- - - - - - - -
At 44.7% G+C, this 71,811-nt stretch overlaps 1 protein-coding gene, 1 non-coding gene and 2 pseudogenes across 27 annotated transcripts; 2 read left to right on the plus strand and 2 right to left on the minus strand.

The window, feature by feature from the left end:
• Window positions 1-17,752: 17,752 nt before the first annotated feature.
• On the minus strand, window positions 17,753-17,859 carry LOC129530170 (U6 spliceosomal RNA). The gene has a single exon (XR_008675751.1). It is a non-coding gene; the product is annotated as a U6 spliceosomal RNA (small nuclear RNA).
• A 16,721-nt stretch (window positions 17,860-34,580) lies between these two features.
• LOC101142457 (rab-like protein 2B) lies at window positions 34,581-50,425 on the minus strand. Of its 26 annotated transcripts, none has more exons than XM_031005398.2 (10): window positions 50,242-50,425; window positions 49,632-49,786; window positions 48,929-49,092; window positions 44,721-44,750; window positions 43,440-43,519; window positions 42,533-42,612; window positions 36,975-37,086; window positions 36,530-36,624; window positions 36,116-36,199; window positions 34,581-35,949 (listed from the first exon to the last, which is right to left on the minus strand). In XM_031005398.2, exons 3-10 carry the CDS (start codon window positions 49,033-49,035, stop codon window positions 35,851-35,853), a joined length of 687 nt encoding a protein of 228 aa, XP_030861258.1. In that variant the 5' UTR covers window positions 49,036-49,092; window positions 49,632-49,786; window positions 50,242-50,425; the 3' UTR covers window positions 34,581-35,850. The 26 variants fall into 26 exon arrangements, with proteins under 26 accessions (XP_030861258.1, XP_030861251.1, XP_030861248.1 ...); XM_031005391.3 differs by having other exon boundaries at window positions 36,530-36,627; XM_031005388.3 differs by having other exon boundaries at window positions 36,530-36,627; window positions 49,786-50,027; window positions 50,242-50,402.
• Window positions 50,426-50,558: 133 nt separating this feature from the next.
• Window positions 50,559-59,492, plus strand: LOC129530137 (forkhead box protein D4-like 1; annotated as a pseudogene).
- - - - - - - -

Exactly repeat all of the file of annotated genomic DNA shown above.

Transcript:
At 44.7% G+C, this 71,811-nt stretch overlaps 1 protein-coding gene, 1 non-coding gene and 2 pseudogenes across 27 annotated transcripts; 2 read left to right on the plus strand and 2 right to left on the minus strand.

The window, feature by feature from the left end:
• Window positions 1-17,752: 17,752 nt before the first annotated feature.
• On the minus strand, window positions 17,753-17,859 carry LOC129530170 (U6 spliceosomal RNA). The gene has a single exon (XR_008675751.1). It is a non-coding gene; the product is annotated as a U6 spliceosomal RNA (small nuclear RNA).
• A 16,721-nt stretch (window positions 17,860-34,580) lies between these two features.
• LOC101142457 (rab-like protein 2B) lies at window positions 34,581-50,425 on the minus strand. Of its 26 annotated transcripts, none has more exons than XM_031005398.2 (10): window positions 50,242-50,425; window positions 49,632-49,786; window positions 48,929-49,092; window positions 44,721-44,750; window positions 43,440-43,519; window positions 42,533-42,612; window positions 36,975-37,086; window positions 36,530-36,624; window positions 36,116-36,199; window positions 34,581-35,949 (listed from the first exon to the last, which is right to left on the minus strand). In XM_031005398.2, exons 3-10 carry the CDS (start codon window positions 49,033-49,035, stop codon window positions 35,851-35,853), a joined length of 687 nt encoding a protein of 228 aa, XP_030861258.1. In that variant the 5' UTR covers window positions 49,036-49,092; window positions 49,632-49,786; window positions 50,242-50,425; the 3' UTR covers window positions 34,581-35,850. The 26 variants fall into 26 exon arrangements, with proteins under 26 accessions (XP_030861258.1, XP_030861251.1, XP_030861248.1 ...); XM_031005391.3 differs by having other exon boundaries at window positions 36,530-36,627; XM_031005388.3 differs by having other exon boundaries at window positions 36,530-36,627; window positions 49,786-50,027; window positions 50,242-50,402.
• Window positions 50,426-50,558: 133 nt separating this feature from the next.
• Window positions 50,559-59,492, plus strand: LOC129530137 (forkhead box protein D4-like 1; annotated as a pseudogene).